Feature Stories Campus Events All Stories

W&L’s Demetri Patrinos ’25 Awarded Goldwater Scholarship Patrinos is one of three W&L students selected for the scholarship this spring.

Demetri-Patrinos-scaled-600x400 W&L’s Demetri Patrinos ’25 Awarded Goldwater Scholarship

Washington and Lee University junior Demetri Patrinos has been awarded a highly competitive Goldwater Scholarship to support a research career in science, mathematics and engineering. At W&L, Patrinos is a biochemistry major with a data science minor. Patrinos is a native of Bethel Park, Pennsylvania, and graduated from Bethel Park High School.

The Goldwater Scholarship is one of the oldest and most prestigious science, technology, engineering and math (STEM) scholarships in the country and aims to support undergraduate sophomores and juniors who show promise of becoming research leaders in their respective fields and intend to pursue a doctorate degree. Universities can only submit four nominees’ applications, and each selected scholar is awarded $7,500 to support undergraduate research in their junior or senior year. A record three W&L students were selected for Goldwater Scholarships this spring.

Receiving the Goldwater Scholarship is a significant milestone in Patrinos’s journey to pursue a doctorate and career in the biomedical sciences. Having been involved in research since his first year at W&L, he is grateful for the opportunity to further develop his research and access a valuable network of other future researchers and experts in the field.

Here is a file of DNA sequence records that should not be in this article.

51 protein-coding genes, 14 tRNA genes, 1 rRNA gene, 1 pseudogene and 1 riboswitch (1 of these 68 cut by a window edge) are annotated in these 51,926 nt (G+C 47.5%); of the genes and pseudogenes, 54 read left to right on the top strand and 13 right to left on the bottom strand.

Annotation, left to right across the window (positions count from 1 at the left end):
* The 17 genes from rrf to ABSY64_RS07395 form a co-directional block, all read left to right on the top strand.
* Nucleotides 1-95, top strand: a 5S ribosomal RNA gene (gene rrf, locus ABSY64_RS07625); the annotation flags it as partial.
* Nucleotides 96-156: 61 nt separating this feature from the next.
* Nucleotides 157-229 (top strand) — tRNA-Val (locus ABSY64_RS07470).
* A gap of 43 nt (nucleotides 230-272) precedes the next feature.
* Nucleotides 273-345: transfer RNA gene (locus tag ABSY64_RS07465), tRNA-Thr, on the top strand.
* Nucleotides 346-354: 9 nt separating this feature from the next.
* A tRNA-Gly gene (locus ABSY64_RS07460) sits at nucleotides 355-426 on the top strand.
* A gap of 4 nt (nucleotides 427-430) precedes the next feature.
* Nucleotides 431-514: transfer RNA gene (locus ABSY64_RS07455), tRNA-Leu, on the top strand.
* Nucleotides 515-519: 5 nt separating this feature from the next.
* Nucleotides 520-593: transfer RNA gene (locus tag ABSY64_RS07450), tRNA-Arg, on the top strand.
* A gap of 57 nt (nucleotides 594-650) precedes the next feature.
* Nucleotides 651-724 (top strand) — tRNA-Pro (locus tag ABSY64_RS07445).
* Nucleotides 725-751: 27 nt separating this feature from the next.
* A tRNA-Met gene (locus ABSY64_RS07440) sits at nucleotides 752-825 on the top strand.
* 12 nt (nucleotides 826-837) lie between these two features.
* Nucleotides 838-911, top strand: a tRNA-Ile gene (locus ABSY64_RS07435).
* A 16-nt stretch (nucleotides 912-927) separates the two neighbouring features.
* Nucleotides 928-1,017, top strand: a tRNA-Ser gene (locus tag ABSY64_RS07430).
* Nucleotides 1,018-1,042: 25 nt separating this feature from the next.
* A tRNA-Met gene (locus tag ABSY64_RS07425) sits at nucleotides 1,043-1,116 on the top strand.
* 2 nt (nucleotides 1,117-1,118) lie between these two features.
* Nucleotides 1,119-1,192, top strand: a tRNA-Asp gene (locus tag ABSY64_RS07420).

“I feel incredibly honored to be recognized in such a profound way,” Patrinos said. “Winning the Goldwater Scholarship represents a major show of confidence in my potential to succeed as a researcher, and is an affirmation that the path I’ve chosen to pursue is the one for me.”

At W&L, Patrinos is a teaching assistant for organic chemistry, served as the web chair for Mock Convention 2024 and is a member of the Ski Club. His most impactful experience at W&L was the opportunity to write a book chapter on regeneration under the guidance of Fiona Watson, associate professor of biology. This experience was particularly formative because he was learning not only about a new field but also how to write for a publication, and he views it as an important step in developing his skills as a researcher.

Gregg Whitworth, associate professor of biology, has worked with Patrinos in his research lab for the past two years and views Patrinos as a “truly exceptional student…and one of the most promising young scientists I have mentored over the last decade.” Patrinos has worked on both computational and bench projects with Whitworth and has helped develop a computational pipeline that allows the lab to identify sequenced splice-junctions in a large RNA-Seq dataset collected from multiple tissues. Patrinos is also actively pursuing several publication opportunities, and Whitworth admires his ability to handle this advanced workload while continuing to excel in his classes.

“Most importantly, Demetri is simply a delight to work with,” Whitworth continued. “He is quick to answer questions, friendly and inviting to his peers, and extremely responsible and dependable.”

If you know a W&L student who has done great, accolade-worthy things, tell us about them! Nominate them for an accolade.